I will leave if things don't improve, but I haven't yet given a deadline to him or to myself - the date is likely to be a couple of years away, after DS goes to university. We have a holiday rental place I could move to - he hasn't cluttered that & says how much he likes how tidy it is whenever we're there . I do believe he doesn't know where to start with the mess - he has even said so - but he does hang on to things I think are just rubbish - wrappings, old cards, tickets, the magazines - his mother is exactly the same. He agrees he doesn't need to keep all the magazines but won't let me sort them
although I do sneak the odd one into the recycling - I've offered to look through them all & keep ones I think are of particular interest - certain sports cars etc. He likes the idea of this but doesn't trust me not to be "too ruthless"
You strike me as somebody who has been ground down so much that even though you understand that you are being subjected to controlling behaviour you can do little to deal with it. The mealtime scenario you describe is similar to my XH. We, as a family, had to wait at the table until he decided he was ready to join us to eat and goodness help me if the food was either losing heat or overcooked. Fractious, hungry toddlers kept waiting while he finished reading his "important" newspaper articles/chapter in book/documentary on TV. Yet I accepted that was the way it had to be, and tried to appease him in every situation.
Madness isn't it?
I'd guess that at some point, you have been fed the idea that it wouldn't be fair to disrupt the security of your DS while he is at school. Once your DS leaves for uni, you will then have the guilt of having to stay in case the trauma of his parents separating affects his studies. After that, your DH could have health issues...possibly depression...that would make it cruel of you to leave him. Been there. Done it.
The only person who isn't suffering in your current setup is your DH. Your life can only improve if you leave him. Imagine a world where you go out to work and come home to find everything as you left it. Imagine a world where you can look after your home easily - you know - vacuuming carpets without having to move piles of rubbish first. Eating meals normally and clearing up afterwards without obstacles. You are worth so much more than the current deal you seem to be accepting.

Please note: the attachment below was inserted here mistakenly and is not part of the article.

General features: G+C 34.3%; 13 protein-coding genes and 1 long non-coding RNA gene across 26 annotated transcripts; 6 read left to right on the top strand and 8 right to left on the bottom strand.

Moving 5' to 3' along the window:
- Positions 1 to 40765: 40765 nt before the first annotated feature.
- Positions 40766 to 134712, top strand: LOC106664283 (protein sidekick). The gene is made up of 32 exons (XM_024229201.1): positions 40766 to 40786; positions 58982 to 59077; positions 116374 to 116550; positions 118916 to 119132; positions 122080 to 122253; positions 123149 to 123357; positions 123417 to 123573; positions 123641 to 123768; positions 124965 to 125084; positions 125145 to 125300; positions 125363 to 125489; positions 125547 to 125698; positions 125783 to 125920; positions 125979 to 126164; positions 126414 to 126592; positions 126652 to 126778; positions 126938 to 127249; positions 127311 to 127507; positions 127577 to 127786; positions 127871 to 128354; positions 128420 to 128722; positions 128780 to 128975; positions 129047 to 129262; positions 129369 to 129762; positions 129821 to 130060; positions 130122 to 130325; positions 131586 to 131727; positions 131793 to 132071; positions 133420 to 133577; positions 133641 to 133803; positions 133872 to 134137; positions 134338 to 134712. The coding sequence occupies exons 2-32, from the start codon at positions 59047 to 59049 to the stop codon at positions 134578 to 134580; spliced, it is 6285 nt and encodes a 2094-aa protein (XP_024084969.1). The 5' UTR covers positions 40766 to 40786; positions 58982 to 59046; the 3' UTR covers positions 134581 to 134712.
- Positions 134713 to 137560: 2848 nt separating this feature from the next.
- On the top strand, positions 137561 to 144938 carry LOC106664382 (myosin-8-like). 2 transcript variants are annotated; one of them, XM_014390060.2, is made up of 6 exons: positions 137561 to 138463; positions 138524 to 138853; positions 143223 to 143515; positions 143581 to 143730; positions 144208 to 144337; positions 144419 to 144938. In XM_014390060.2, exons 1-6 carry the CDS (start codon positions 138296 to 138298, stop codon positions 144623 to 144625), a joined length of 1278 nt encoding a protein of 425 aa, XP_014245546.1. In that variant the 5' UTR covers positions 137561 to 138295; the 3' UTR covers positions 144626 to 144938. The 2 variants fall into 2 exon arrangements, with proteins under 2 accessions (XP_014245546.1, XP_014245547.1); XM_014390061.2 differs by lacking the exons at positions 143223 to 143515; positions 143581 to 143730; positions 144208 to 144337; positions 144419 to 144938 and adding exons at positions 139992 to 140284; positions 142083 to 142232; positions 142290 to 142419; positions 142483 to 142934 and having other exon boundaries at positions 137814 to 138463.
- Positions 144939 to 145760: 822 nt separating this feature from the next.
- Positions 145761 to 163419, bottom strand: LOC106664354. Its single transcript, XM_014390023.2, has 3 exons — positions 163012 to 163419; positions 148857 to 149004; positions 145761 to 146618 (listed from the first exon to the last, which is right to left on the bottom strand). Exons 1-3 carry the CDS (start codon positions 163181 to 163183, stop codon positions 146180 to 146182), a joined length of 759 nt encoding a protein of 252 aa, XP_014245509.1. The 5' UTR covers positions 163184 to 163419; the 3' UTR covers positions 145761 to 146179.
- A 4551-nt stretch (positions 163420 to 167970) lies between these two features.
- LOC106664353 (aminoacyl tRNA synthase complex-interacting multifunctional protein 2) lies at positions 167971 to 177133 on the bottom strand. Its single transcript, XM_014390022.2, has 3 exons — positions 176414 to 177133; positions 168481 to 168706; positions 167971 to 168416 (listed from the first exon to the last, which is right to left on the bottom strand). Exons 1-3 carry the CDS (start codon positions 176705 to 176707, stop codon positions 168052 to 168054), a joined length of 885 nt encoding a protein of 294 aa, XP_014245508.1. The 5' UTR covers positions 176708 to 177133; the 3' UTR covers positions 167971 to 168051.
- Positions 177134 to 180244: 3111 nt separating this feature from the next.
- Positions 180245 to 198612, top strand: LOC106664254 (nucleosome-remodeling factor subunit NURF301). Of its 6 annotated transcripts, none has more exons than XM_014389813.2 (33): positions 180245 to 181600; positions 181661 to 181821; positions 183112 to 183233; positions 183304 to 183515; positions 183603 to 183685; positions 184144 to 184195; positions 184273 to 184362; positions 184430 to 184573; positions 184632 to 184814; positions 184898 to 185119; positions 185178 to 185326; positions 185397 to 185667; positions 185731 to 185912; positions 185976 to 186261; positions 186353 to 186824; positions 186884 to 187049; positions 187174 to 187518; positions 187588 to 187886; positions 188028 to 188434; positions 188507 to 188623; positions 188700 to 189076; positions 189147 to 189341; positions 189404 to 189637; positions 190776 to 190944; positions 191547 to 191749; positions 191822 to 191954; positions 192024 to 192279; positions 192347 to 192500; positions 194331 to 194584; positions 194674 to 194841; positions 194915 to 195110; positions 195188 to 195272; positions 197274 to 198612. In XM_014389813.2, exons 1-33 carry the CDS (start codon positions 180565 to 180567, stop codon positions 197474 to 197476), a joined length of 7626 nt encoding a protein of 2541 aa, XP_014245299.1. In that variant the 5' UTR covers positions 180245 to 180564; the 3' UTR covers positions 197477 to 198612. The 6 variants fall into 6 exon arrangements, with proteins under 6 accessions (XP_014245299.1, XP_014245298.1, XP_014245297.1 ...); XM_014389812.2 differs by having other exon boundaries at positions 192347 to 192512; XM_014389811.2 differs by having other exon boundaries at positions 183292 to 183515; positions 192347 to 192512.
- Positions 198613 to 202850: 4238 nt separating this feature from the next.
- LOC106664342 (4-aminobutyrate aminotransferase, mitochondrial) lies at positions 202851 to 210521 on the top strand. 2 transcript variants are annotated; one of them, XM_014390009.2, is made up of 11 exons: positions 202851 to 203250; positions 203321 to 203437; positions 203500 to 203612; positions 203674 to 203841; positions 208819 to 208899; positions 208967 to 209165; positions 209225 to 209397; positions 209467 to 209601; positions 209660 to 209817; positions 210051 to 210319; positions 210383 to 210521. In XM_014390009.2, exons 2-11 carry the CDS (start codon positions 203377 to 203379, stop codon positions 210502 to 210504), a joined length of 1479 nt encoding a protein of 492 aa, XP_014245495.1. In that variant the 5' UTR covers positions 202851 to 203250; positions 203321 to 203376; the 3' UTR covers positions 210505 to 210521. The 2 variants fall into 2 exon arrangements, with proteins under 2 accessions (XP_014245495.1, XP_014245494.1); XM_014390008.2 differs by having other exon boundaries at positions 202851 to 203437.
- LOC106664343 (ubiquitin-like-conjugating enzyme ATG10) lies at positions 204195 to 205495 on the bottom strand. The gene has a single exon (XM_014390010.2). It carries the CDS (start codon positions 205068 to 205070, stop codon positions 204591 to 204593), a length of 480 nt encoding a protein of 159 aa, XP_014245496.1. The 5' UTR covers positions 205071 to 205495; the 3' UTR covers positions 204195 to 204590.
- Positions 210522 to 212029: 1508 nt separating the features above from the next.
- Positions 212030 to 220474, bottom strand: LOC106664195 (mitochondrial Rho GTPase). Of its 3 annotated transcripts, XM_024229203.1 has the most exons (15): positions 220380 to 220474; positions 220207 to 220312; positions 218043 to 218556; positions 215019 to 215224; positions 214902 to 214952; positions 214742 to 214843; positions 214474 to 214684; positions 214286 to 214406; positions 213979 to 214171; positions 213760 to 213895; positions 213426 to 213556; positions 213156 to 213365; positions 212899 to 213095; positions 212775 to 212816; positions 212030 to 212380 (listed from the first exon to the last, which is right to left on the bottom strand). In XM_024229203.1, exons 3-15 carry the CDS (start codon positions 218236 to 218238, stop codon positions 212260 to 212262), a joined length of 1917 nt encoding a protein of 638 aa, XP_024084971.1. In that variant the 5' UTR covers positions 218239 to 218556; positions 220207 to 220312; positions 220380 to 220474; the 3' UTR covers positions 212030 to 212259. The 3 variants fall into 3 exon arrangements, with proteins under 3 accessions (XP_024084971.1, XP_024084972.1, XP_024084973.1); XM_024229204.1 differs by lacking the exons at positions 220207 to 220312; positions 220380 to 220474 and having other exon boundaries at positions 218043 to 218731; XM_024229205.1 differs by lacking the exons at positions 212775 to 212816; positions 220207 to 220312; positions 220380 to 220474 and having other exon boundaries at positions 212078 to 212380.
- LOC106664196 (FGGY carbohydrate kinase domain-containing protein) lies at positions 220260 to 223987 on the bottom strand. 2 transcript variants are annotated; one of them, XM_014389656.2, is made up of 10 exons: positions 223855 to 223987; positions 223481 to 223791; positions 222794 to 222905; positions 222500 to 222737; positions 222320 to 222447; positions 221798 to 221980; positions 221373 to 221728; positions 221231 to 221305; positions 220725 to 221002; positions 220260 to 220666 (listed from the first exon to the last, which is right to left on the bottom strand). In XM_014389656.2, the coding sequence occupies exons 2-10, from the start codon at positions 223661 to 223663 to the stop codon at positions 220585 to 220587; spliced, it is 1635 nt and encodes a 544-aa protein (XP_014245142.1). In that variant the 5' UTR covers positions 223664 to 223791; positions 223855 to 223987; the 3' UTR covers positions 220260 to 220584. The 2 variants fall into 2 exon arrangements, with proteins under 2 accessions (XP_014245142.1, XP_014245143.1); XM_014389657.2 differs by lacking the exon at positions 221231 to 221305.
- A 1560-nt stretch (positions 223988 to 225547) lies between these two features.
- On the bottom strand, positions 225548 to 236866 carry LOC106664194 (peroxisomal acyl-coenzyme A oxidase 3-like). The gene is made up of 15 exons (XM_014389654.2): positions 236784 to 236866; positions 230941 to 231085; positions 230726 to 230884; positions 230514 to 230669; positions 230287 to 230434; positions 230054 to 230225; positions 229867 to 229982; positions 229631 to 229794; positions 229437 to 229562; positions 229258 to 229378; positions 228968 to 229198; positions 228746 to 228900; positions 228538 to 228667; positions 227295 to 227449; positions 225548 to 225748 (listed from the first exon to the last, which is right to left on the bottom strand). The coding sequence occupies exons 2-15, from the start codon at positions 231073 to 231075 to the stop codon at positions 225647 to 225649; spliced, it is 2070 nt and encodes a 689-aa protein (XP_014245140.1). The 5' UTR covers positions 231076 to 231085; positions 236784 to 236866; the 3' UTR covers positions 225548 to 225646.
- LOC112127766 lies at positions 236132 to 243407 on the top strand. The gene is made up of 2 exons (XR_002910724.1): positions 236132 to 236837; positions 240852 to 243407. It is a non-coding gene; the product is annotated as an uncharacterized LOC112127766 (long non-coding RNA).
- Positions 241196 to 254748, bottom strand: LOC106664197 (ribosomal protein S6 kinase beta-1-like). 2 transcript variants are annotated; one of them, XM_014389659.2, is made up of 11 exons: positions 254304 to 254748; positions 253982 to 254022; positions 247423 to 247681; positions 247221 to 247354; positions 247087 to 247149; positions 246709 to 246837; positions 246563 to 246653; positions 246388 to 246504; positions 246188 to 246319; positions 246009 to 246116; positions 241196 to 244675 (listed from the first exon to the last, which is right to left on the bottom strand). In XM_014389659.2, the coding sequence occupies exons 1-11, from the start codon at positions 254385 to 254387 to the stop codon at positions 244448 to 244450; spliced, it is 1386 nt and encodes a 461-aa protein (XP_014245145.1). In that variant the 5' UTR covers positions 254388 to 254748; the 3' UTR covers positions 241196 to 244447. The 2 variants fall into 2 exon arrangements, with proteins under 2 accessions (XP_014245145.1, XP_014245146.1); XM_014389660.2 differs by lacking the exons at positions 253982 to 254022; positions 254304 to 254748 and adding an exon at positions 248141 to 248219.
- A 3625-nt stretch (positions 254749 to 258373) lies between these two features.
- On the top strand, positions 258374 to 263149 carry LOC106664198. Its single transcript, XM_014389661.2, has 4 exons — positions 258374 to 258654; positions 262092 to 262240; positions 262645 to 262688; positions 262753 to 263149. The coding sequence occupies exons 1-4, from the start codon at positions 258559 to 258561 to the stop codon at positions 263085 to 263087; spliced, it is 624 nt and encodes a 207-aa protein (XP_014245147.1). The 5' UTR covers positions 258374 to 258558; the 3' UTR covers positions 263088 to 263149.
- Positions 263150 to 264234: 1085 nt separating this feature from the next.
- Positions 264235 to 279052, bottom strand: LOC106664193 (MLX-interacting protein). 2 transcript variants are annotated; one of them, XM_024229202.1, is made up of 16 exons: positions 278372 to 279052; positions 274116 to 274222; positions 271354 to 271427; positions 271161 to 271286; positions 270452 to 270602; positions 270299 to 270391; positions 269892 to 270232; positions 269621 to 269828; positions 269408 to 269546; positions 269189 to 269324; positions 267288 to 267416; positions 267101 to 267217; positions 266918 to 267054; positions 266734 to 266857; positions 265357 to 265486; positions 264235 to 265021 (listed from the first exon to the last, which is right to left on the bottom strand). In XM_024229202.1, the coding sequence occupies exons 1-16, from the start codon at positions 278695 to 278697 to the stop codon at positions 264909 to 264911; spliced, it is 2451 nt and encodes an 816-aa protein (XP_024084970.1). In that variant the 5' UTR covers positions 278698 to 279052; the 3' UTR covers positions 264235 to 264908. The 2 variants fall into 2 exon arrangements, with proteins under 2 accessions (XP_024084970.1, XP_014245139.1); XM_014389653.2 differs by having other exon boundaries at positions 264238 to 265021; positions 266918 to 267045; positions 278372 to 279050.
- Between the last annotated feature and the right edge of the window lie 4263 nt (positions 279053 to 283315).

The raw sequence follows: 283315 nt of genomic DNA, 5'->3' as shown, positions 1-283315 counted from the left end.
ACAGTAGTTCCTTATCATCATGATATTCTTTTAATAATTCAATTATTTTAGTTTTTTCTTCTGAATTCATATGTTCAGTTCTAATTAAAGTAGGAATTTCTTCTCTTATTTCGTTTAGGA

Where is your DS in all this?
He must be really embarrassed when his friends come round. Although, perhaps if his Grandmother is a hoarder too he sees it as normal, in which case he will do exactly the same when he has his own house. What is his bedroom like, is it an oasis of minimalist chic, or is it similar to the rest of the house.
Splitting up once he is gone to uni may sound like your putting him first, but I'm not sure it is doing him any favours. Does he know how unhappy you are? Even if you think you are putting on a good show for him, he will have absorbed the atmosphere in your home (which sounds to me like a constant power struggle! ). Does he comment on the differences between your relationship and others that he sees when you socialise with friends and family? What is he like with his girlfriend s, does he find it easy to make close relationships? If you separate when he leaves home, he will know his home life & childhood was fake, to some extent, and will feel responsible for your unhappiness. He might also absorb the message that however unhappy a marriage is, you stay. I wouldn't want that for my son's, I would want them to make their own happiness a priority.
In your last post, it sounds like you have got into the habit of putting your DH's needs first. Now might be the time to make sure yours are just as important. Stop caring WHY he is hoarding, leave him to sort out his own paper work, eat whenever he wants (stop asking what time to serve a meal, as it sounds like he doesn't treat his answer as any sort of commitment), stop nagging him about "mess", it's your house ttoo, just clear a room for you and be out for a while when he finds out!
Oh god - life is too short! Just dump the motherfucker already.